The most expensive house in Starfield is a rip-off
Recently, I came into a lot of money. A whole lot of money. More cash than I've ever seen in my life. I won't go into detail about how I came across t...
Recently, I came into a lot of money. A whole lot of money. More cash than I've ever seen in my life. I won't go into detail about how I came across this fortunate windfall, but let's just say an abandoned GalBank ship needed to unload its cargo. Certainly, my wife had a disagreement with me due to the innocent blood that might have been shed as a result of my actions, but she will understand my perspective when she sees the beautiful penthouse apartment I'm buying for us in the heart of Neon. After all, Andreja has her own secrets as well.
Anyway, I worked hard for my share of the loot - sorry, I mean my regular salary payment of a quarter million credits. I knew exactly what I would spend it on. A bartender who sold me some completely legal party enhancements (honestly, that stuff is perfectly fine on Neon) mentioned that he was accepting offers for a penthouse apartment. I bought myself a fancy ship and upgraded it with better engines and a secure cargo hold, so I don't need another vehicle - I need a place to hang my space hat.
With burning credits in my pocket, I headed to Neon and paid for the penthouse in cash. The bartender is a good person and didn't ask any questions; he dutifully handed me the key. It's the most money I've ever spent and cost me more than my fancy ship and my best rifle combined. But I wanted a nice apartment, so I didn't even flinch when almost 250,000 credits were deducted from my account. I went to the elevator, excited to explore my fancy new apartment for the first time. But I had no idea of the horror that awaited me.
The elevator made a "ding" and signaled that I had reached the top floor. I imagined the expensive furnishings, a luxurious bed to rest my head, and the view. The view. The vibrant cyberpunk lights of Neon, seen from above for the first time. You can't fly directly into the city without a generic cutscene, but this would have been the next best view, like a plane on Bonfire Night. I entered the apartment, expecting to experience an electric Northern Lights display. But what I got was the Christmas lights of Birkenhead.
That's an insult to Birkenhead. The one-bedroom apartment was bare, without furniture, personality, or anything else. I hadn't expected that I would have to furnish it myself. However, that could be fixed. What was worse was the layout. It's essentially a two-room apartment. There is a bathroom, but other than that, the space consists of one large area divided by a staircase. The kitchen was tucked away in a corner, which is practical, but it would be an exaggeration to even call it a duplex.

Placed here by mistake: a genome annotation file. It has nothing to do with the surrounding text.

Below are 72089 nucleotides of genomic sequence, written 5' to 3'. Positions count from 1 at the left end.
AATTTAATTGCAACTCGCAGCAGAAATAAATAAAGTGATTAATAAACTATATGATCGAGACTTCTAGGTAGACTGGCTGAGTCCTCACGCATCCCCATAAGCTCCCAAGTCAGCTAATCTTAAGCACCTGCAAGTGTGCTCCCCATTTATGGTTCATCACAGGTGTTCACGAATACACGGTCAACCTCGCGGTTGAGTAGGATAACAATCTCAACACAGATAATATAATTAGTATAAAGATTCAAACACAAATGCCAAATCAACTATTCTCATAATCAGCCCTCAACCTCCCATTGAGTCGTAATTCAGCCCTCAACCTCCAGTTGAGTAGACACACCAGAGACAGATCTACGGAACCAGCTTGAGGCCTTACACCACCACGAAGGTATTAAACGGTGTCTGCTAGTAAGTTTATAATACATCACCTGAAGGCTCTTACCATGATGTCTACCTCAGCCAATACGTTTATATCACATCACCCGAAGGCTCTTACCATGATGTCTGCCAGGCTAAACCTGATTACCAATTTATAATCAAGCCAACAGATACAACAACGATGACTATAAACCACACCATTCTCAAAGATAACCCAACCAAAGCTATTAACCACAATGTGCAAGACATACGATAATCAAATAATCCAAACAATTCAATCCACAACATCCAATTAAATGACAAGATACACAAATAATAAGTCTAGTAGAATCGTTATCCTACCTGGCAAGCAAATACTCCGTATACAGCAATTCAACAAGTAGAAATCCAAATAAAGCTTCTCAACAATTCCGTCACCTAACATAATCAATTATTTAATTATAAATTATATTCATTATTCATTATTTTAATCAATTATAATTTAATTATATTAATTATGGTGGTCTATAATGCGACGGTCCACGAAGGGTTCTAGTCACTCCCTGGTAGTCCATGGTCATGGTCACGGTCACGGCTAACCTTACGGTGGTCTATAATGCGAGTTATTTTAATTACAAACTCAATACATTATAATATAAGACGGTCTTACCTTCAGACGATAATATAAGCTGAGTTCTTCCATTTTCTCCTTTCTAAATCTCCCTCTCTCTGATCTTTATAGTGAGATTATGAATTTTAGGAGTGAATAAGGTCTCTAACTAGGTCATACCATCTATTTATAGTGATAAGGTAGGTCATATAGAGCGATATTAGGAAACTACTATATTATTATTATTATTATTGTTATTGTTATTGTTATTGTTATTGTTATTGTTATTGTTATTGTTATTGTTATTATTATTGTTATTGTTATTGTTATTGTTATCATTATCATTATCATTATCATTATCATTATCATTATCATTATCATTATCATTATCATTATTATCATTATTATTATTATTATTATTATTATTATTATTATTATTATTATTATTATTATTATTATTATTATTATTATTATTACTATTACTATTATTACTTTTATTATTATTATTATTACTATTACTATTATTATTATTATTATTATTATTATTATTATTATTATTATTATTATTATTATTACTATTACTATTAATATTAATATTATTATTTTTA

The kitchen and bathroom are located on the upper level next to each other (strange, I know, but I can't change the layout) with an awkward space in between. There isn't enough room for a table or a living area, but it feels empty if there's nothing there. Additionally, the elevator door opens directly into that area, so it can't be too cluttered. Going downstairs the small staircase, there's the large rectangle that is presumably meant for everything else. It's empty and too small for a living area and a bedroom, but I suppose it'll have to do.
The worst part is the window, or rather, the lack of it. Instead of a large window where one should be, there's metal installed. You can't look outside. No view, no neon, no "Neon." Do you think the balcony will change that? Wrong. Even if you endure the loading screen to access the balcony, Neon is practically hidden. You can see some sort of dock or loading area with huge cargo containers, but the actual city is completely concealed. All you can glimpse from the vibrant main street is a faint glow through the transparent roof.
At that moment, I felt like throwing myself from the crappy, gray balcony onto the crappy, gray floor below. All those credits, all that work, for this? After a minute of taking a breath and maybe contemplating a failed suicide attempt, I decided to make the best of my situation. I thought about all the hours I had spent playing The Sims 3 and watching Laurence Llewelyn-Bowen on TV and decided to make something out of it. The problem was that I hadn't invested any skill points in interior design.
My options were dull. I crafted plenty of houseplants, which was a start, but all the furniture looked like they belonged in evil hideouts deep beneath the planet's surface. Shelves were all metal constructions you'd find in a hardware store, and my bed options were sleeping bags or bunk beds. I managed to repurpose a "Caution: Hazardous Waste" sign to hang it above the toilet and find some humor in it, but my options were dull, and my apartment was run-down. Toilet humor wasn't what I had promised my wife in our expensive villa.
I laid down carpets to cover up the dreadful gray flooring and made the most of shelves and display cases. I hung some artworks on the walls and plastered the faux window with posters of alien planets, allowing me to imagine I wasn't sleeping in a 250,000-credit cell. At the end of my efforts, it looks somewhat better, but I'll need to level up to unlock more furniture, and that's something I don't want to deal with.
If you're embarking on a journey that could bring you a lot of money, whether through piracy or more legitimate means, heed my advice: Do not buy the Neon penthouse. It doesn't matter how many hours you've invested in The Sims or how many skill points you've put into crafting luxurious sofas, this penthouse is beyond redemption. Instead, I suggest staying at Vladimir's accommodation on X. It's breathtaking, and I'm sure he won't mind.